It was hitting me what had happened, and I felt eyes urging mine to look up. She got down low and pierced me with exactness in her eyes, “that might happen again, sometimes preemies lose touch with us but we will always be watching and always come to the rescue.” I think that was my first inhale, my first real breath. The reminder was back, I never stand alone, Angels seen and unseen.


One of the very first nights in the NICU a nurse was weighing our little man so I could feed him. That’s how it went, you know.

The old corded phone at my bedside rang out in its shrill little ring, a sound kids today don’t know or understand as they didn’t grow up waiting for their big sister to get off of the phone so they could call a friend to come over to play, or hurry and call their best friend before school to see what she was wearing that day. When you’re sound asleep it’s the sound that rattles your bones and sends your heart racing, palpitating In A way that jolts you awake and sends you into a 3 millisecond panic until you remember where you are and what the sound is.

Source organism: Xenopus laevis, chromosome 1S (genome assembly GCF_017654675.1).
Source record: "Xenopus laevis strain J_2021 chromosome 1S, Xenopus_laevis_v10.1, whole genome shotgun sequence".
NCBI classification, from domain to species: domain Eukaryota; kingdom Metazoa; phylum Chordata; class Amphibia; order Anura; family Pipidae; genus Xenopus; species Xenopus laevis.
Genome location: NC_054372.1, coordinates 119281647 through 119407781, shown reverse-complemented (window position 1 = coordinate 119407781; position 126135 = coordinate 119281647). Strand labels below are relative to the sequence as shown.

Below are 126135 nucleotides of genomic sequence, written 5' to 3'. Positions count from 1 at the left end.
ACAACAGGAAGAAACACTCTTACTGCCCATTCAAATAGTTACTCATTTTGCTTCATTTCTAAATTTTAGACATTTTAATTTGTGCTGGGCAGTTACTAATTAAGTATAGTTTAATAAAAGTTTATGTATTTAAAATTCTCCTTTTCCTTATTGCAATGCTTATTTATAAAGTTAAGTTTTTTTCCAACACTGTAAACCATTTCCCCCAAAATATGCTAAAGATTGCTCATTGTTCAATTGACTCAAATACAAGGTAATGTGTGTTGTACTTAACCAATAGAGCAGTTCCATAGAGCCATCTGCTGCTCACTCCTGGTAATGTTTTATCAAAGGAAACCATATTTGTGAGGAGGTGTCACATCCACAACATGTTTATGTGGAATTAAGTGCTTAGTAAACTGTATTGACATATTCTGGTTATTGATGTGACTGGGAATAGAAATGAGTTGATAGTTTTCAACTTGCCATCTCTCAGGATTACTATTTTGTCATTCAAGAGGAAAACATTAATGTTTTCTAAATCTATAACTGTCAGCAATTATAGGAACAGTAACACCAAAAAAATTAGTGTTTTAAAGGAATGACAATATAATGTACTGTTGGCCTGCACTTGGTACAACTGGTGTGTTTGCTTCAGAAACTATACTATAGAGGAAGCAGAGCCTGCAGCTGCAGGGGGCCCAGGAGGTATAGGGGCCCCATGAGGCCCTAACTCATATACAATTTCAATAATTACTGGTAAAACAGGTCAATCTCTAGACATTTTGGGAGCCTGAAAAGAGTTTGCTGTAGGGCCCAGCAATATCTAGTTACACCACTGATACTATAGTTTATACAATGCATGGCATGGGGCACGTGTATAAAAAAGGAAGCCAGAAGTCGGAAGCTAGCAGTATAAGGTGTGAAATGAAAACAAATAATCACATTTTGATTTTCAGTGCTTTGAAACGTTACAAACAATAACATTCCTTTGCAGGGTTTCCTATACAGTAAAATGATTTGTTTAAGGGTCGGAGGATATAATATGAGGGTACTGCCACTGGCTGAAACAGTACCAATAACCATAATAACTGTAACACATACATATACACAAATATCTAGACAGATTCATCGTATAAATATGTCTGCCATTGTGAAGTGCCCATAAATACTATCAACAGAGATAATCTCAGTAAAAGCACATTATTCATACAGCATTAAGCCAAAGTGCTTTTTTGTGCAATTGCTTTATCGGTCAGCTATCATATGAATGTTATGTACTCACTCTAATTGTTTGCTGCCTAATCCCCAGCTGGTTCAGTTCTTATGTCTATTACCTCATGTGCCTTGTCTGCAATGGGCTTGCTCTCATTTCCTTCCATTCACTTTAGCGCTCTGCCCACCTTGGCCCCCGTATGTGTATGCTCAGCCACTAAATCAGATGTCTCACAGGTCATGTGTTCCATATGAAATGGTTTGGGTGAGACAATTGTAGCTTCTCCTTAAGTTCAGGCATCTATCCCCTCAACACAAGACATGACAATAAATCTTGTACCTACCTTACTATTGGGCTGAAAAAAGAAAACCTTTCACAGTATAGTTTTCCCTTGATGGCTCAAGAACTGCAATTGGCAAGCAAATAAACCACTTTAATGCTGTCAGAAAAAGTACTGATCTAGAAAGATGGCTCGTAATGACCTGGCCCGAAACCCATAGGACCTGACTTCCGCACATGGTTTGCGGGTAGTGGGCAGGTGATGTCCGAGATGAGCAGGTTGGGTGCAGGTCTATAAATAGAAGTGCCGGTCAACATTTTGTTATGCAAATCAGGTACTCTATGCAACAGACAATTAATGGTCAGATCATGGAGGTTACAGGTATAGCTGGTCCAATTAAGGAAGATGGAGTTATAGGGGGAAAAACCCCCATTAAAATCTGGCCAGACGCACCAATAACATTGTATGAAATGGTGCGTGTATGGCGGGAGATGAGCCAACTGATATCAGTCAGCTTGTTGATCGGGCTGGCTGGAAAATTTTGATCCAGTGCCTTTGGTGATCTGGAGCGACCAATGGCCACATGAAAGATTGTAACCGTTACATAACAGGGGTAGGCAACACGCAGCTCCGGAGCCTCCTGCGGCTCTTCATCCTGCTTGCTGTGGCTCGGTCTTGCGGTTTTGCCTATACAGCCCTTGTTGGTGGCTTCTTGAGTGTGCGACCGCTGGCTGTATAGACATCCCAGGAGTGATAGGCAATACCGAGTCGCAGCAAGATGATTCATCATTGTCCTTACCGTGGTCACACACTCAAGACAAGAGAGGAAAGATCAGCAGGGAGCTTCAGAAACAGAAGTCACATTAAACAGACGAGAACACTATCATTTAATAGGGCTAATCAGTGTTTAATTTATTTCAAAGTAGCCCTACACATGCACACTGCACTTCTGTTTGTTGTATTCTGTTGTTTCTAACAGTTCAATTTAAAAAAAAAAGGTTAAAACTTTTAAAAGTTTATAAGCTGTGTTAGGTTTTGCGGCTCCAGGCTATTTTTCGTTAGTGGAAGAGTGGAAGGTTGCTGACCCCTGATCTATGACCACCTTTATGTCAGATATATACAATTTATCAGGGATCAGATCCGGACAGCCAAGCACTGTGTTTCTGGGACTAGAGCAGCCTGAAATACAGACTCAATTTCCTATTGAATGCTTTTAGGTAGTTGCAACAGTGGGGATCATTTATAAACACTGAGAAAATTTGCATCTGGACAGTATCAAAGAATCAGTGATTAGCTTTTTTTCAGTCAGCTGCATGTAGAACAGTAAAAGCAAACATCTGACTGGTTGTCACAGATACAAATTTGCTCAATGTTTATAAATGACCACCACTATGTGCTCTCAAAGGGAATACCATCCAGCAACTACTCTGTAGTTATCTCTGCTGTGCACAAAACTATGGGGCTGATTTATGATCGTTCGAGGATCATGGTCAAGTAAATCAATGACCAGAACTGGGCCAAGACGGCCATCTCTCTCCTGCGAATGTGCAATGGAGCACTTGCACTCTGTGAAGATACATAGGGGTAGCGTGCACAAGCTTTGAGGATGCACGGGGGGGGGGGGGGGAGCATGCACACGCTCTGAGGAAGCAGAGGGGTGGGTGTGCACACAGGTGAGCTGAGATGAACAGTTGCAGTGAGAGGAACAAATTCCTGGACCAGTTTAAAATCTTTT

I grabbed the phone and tried to sound halfway awake. Why did I even care? It was past 1am and perfectly ok for me to be sound asleep, dead exhausted after leaving his room less than an hour ago, hurrying to pump and fall asleep. But for some reason that’s me, trying to clear my sleep voice, “eeehhheeeem, hello?”

“Carrian, he’s stirring so you’d probably better pump and come in to feed him as he will probably be up again soon.”


A photo of our son in his little NICU bed with a nurse touching his feet.

A photo of our son in his little NICU bed with a nurse touching his feet.A photo of our son in his little NICU bed with a nurse touching his feet.